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Proud Mom Guest Post from Donnie's Domain The Bug Blog Ladybug Edition

Are you most at home hiking and biking through the great outdoors or do you go outdoors to get into your vehicle that will promptly transport you to your next indoor destination?  Personally, my comfort level fluctuates somewhere in between the two extremes with a list of conditions that can make or break the deal either way. We've got a tween that would spend the entire day outdoors, if we allowed him the luxury. Check out my Proud Mom Guest Post from Donnie's Domain The Bug Blog Ladybug Edition.

Thank You to Safari Ltd. for sponsoring Donnie's Domain Bug Blog Review.

Donnie's Domain The Bug Blog Ladybug Edition

As a parent, a determined effort is made toward avoiding negative prejudices that limit the experiences of my children and to encourage their developing minds to remain open to new challenges. 

With that being said, I now introduce the extraordinary blogging talents of my very own tween. In the spirit of nepotism, he has somehow managed to keep his position as my Bug Blog Guest Blogger.  In the real world, he'd be one starving artist. 

Without further adieu, Donnie's Domain presents The Bug Blog Ladybug Edition, the big reveal of his review of Safariology Science- The Life Cycle of a Ladybug from Safari Ltd.  

Did you know that the average lifespan of the ladybug is only one year? One of the most recognizable members of the insect family is the ladybug which is also know as the ladybird or ladybeetle. Ladybugs are beetles, a class of insects with a tough outer-wing membrane used to protect their second set of wings when not in flight. These tiny beetles have dome-shaped bodies and range in color from yellow to orange to bright red with black spots on its body. Here is some super interesting information that I researched using the Safariology Science Collection- The Life Cycle of a Ladybug from Safari Ltd.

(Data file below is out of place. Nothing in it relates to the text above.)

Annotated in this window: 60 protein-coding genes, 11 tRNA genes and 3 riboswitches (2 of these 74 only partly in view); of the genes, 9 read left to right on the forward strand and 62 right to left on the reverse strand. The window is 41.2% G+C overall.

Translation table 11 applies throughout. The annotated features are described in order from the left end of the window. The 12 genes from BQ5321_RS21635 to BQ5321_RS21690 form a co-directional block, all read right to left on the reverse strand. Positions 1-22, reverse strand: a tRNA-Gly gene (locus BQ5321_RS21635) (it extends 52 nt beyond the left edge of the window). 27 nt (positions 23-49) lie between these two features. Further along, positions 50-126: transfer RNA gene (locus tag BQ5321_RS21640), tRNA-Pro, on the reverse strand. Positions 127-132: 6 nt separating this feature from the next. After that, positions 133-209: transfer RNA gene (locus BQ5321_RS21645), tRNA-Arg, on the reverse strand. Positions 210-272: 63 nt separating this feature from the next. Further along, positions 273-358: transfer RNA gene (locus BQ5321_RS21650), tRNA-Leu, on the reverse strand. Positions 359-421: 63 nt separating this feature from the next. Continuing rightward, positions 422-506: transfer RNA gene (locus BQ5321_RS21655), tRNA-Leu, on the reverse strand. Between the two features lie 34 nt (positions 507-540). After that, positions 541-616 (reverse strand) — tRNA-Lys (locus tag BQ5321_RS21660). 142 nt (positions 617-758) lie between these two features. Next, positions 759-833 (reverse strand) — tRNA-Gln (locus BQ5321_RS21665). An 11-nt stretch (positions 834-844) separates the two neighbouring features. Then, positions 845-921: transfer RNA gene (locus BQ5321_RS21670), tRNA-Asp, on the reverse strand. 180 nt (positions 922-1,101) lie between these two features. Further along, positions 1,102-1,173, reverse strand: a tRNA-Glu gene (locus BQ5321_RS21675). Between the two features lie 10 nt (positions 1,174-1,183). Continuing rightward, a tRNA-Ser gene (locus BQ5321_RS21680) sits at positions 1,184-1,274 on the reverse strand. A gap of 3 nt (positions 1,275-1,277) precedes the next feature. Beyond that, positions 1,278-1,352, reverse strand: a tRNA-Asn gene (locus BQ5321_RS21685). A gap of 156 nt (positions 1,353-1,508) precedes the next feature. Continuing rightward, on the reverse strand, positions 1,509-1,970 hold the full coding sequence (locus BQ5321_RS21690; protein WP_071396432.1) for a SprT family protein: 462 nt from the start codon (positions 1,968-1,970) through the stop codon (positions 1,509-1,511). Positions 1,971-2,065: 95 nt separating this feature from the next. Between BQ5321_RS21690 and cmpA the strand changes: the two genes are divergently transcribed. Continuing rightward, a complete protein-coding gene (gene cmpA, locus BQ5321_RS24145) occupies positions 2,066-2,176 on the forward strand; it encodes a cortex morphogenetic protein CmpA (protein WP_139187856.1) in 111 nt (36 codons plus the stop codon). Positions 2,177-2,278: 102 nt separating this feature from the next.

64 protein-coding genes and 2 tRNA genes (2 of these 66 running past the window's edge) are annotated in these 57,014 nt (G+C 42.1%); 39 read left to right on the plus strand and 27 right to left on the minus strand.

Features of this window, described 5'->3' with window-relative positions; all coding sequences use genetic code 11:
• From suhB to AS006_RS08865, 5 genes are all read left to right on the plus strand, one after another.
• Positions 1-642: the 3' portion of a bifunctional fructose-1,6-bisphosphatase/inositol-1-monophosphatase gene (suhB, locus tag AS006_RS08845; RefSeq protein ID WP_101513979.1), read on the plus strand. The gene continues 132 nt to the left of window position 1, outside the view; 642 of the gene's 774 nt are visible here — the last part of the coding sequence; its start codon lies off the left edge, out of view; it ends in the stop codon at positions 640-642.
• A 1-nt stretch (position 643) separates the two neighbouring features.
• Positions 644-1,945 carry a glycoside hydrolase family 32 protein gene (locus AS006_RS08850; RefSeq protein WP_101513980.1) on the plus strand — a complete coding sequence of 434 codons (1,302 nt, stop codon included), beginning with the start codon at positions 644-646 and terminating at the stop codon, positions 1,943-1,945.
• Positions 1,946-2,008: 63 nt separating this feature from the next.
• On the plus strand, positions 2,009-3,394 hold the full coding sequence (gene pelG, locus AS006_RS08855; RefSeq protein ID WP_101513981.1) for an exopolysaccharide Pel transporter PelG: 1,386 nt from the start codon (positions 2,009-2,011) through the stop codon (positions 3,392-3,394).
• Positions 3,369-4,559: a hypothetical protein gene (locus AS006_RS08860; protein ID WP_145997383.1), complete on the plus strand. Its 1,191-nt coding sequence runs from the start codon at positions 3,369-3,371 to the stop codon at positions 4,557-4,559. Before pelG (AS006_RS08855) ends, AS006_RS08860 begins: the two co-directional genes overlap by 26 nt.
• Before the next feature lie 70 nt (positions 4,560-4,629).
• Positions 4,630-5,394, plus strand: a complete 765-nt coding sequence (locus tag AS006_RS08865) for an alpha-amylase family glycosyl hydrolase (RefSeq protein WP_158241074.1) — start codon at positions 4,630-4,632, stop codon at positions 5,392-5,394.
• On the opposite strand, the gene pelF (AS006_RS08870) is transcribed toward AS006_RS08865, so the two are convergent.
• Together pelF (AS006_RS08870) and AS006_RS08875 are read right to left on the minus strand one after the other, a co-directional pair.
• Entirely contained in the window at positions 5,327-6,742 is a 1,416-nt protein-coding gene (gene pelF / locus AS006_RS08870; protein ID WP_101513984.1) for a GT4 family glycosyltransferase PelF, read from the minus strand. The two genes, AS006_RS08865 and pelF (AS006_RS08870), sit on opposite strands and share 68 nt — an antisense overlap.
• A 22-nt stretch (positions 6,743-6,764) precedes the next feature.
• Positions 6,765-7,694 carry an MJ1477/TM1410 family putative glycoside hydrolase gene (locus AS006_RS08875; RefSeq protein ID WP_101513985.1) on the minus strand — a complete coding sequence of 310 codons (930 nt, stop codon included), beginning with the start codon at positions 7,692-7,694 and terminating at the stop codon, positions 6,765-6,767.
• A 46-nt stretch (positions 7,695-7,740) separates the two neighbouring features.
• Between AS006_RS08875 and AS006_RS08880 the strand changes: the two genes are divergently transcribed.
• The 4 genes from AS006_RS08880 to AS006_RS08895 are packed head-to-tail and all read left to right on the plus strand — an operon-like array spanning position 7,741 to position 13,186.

The Life Cycle of  a Ladybug

Can you imagine that just one female ladybug can destroy a whole nest of aphids? The way that ladybugs are capable of doing such  damage is by laying eggs in an aphid nest and then they leave. The newborn larvae hatch from these eggs and eat as many aphids as they possible which eventually destroys the nest of aphids.   

The pupa stage is the most dangerous phase of development for ladybugs, this is time when the soft, young ladybugs are developing their hardened protective outer wings. Adult ladybugs are known to have mastered some complicated defense strategies. One strategy is to release a very foul odor, emitted from pores on their underbelly to repel predators such as birds, frogs wasps and dragonflies. Another defense mechanism is to "reflex bleed" from their joints to make themselves taste too disgusting for most predators to eat.  Ladybugs have even been known to play dead or play "turtle." Adult ladybugs are able to tuck their legs into their dome and pull their heads in. This protective position makes it hard for predators to grab the ladybugs.

Many people say that finding a ladybug is good luck. We must live in a very lucky house! We are lucky that ladybugs eat lots of insects that we wouldn't want to invade our home. We have been bug hunting around our house and were able to find an actual ladybug larvae in the attic. It really looked just like the hand painted Safariology Science Collection model from Safari LTD.  

See More from Donnie's Domain The Bug Blog

Fact or Fiction 

Is it fact or fiction that you can tell a ladybug's age by the number of spots on its back? What do you think?

We received the Safariology Science Collection Life Cycle of a Ladybug for the purpose of completing this review. 
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